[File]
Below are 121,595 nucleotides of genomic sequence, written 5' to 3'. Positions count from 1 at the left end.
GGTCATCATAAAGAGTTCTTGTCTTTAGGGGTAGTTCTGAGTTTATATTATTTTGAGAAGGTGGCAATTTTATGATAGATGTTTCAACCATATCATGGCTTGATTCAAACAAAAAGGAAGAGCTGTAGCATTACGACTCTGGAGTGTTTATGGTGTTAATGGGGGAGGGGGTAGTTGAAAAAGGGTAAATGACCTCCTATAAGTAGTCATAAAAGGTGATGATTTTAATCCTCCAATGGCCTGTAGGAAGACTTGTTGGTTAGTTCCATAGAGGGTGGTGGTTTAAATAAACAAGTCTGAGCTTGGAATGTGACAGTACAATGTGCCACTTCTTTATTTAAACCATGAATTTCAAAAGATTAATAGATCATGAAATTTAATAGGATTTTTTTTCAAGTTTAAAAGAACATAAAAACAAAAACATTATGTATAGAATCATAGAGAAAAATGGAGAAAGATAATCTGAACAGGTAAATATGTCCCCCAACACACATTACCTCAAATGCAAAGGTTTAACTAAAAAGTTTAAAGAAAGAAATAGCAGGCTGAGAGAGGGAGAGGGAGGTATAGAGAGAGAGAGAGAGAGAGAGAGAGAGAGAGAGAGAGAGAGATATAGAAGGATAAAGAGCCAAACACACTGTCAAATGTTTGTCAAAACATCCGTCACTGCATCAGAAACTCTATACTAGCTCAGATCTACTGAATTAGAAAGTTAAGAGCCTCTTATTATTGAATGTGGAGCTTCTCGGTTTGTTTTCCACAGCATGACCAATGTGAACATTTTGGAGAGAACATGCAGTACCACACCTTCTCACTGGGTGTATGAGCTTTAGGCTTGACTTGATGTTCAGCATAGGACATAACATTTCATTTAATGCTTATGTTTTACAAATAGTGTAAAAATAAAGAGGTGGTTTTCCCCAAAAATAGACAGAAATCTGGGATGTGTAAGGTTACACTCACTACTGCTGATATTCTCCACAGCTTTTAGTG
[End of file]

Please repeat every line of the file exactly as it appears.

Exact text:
Below are 121,595 nucleotides of genomic sequence, written 5' to 3'. Positions count from 1 at the left end.
GGTCATCATAAAGAGTTCTTGTCTTTAGGGGTAGTTCTGAGTTTATATTATTTTGAGAAGGTGGCAATTTTATGATAGATGTTTCAACCATATCATGGCTTGATTCAAACAAAAAGGAAGAGCTGTAGCATTACGACTCTGGAGTGTTTATGGTGTTAATGGGGGAGGGGGTAGTTGAAAAAGGGTAAATGACCTCCTATAAGTAGTCATAAAAGGTGATGATTTTAATCCTCCAATGGCCTGTAGGAAGACTTGTTGGTTAGTTCCATAGAGGGTGGTGGTTTAAATAAACAAGTCTGAGCTTGGAATGTGACAGTACAATGTGCCACTTCTTTATTTAAACCATGAATTTCAAAAGATTAATAGATCATGAAATTTAATAGGATTTTTTTTCAAGTTTAAAAGAACATAAAAACAAAAACATTATGTATAGAATCATAGAGAAAAATGGAGAAAGATAATCTGAACAGGTAAATATGTCCCCCAACACACATTACCTCAAATGCAAAGGTTTAACTAAAAAGTTTAAAGAAAGAAATAGCAGGCTGAGAGAGGGAGAGGGAGGTATAGAGAGAGAGAGAGAGAGAGAGAGAGAGAGAGAGAGAGAGAGATATAGAAGGATAAAGAGCCAAACACACTGTCAAATGTTTGTCAAAACATCCGTCACTGCATCAGAAACTCTATACTAGCTCAGATCTACTGAATTAGAAAGTTAAGAGCCTCTTATTATTGAATGTGGAGCTTCTCGGTTTGTTTTCCACAGCATGACCAATGTGAACATTTTGGAGAGAACATGCAGTACCACACCTTCTCACTGGGTGTATGAGCTTTAGGCTTGACTTGATGTTCAGCATAGGACATAACATTTCATTTAATGCTTATGTTTTACAAATAGTGTAAAAATAAAGAGGTGGTTTTCCCCAAAAATAGACAGAAATCTGGGATGTGTAAGGTTACACTCACTACTGCTGATATTCTCCACAGCTTTTAGTG